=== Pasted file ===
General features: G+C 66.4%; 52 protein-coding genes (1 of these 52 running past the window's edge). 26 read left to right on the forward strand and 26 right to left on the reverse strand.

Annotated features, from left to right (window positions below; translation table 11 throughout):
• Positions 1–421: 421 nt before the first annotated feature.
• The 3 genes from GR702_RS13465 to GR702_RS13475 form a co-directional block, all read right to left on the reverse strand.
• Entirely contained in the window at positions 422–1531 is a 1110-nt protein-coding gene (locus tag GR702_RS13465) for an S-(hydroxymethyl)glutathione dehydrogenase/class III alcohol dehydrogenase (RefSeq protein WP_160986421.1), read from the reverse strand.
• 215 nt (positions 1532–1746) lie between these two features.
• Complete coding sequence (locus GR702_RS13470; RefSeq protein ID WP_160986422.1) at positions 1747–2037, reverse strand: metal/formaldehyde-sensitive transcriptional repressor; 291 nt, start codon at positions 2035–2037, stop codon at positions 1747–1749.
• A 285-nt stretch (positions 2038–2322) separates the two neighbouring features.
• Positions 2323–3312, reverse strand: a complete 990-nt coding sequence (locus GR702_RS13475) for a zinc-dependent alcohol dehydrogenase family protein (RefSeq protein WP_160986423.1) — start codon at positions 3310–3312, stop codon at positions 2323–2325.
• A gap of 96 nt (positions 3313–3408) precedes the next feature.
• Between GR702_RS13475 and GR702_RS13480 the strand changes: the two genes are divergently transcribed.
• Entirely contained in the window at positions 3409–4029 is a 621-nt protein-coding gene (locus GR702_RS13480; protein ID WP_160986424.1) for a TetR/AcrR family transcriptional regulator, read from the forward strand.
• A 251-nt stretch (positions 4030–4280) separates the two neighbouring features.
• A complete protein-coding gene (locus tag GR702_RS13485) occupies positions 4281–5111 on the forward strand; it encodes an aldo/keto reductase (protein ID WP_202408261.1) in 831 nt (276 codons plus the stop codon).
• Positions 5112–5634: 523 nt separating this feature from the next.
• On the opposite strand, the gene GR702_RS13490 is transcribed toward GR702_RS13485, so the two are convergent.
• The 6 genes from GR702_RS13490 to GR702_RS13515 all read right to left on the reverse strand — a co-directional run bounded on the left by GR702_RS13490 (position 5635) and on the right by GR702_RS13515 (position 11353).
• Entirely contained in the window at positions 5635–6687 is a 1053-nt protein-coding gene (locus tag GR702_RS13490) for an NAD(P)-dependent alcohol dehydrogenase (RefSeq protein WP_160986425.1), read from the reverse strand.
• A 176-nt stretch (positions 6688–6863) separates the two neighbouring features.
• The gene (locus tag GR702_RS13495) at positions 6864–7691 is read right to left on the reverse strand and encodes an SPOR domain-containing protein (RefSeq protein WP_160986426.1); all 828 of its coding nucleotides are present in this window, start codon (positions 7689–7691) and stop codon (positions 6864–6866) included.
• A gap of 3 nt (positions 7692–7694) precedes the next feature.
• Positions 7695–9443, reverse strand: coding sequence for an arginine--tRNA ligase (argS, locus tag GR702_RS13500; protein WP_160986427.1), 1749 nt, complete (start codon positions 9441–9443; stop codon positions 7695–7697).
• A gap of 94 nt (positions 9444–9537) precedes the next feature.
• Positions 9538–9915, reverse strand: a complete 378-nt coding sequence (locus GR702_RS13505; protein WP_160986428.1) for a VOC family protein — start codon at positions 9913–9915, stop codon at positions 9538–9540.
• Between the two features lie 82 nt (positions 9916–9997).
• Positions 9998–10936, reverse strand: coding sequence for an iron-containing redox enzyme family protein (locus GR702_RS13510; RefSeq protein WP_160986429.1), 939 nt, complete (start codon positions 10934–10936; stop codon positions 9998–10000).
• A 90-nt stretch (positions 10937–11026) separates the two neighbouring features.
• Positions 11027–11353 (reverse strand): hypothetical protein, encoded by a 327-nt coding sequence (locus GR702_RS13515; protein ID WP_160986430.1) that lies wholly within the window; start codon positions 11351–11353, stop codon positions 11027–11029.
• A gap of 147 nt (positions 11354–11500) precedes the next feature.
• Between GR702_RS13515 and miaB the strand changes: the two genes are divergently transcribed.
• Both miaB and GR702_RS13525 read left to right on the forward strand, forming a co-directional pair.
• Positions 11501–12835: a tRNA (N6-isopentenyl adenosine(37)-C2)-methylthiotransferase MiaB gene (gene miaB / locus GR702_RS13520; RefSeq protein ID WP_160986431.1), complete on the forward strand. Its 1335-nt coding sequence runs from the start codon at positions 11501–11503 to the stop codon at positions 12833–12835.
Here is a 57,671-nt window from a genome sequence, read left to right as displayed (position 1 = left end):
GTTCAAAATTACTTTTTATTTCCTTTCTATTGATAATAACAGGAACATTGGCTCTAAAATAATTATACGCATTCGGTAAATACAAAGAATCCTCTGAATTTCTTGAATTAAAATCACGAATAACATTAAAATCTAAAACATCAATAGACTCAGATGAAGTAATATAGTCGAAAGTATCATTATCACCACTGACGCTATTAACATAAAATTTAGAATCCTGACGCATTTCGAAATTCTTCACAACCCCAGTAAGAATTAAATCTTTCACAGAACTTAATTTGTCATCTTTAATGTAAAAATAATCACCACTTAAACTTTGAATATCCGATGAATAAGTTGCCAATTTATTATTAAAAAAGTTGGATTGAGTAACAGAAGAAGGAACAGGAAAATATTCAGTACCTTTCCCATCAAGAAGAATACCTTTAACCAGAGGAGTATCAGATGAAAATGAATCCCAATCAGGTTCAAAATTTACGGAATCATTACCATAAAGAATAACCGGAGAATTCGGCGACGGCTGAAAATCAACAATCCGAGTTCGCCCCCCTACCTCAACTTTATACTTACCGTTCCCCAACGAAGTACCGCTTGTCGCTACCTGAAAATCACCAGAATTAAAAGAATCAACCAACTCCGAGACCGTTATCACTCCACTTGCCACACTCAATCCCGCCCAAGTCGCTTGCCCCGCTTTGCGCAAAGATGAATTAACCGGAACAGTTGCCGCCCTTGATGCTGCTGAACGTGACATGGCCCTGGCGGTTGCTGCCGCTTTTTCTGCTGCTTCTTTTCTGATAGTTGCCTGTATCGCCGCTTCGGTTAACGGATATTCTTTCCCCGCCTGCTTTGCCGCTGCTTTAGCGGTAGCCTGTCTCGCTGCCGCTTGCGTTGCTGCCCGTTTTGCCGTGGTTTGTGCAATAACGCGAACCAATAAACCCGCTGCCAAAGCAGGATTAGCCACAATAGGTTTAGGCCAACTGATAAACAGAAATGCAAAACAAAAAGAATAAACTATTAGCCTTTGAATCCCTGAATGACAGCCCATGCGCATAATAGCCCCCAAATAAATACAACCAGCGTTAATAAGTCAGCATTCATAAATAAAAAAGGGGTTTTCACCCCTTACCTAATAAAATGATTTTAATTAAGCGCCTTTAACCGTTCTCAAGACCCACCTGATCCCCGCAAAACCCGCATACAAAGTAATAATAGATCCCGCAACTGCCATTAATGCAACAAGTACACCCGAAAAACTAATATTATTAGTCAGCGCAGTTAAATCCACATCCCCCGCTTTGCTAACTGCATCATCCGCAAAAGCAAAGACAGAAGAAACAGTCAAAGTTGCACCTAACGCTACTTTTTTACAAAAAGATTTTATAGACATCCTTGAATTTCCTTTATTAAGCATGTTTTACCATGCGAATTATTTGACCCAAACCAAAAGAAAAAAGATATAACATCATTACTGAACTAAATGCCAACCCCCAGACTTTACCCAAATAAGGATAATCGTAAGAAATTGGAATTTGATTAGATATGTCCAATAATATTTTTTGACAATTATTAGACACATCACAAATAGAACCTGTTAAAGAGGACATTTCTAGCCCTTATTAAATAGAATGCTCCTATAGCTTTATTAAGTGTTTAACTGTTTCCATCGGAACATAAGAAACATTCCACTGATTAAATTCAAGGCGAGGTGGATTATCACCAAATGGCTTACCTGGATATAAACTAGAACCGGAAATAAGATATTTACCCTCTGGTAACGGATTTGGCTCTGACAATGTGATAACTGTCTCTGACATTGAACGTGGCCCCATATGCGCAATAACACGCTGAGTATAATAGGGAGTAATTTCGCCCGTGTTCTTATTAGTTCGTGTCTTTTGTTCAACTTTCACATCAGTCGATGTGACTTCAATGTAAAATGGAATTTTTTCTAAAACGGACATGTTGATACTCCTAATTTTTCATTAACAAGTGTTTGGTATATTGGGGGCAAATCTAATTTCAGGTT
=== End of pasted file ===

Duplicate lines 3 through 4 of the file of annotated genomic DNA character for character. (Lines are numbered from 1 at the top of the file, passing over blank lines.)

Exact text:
• Positions 1–421: 421 nt before the first annotated feature.
• The 3 genes from GR702_RS13465 to GR702_RS13475 form a co-directional block, all read right to left on the reverse strand.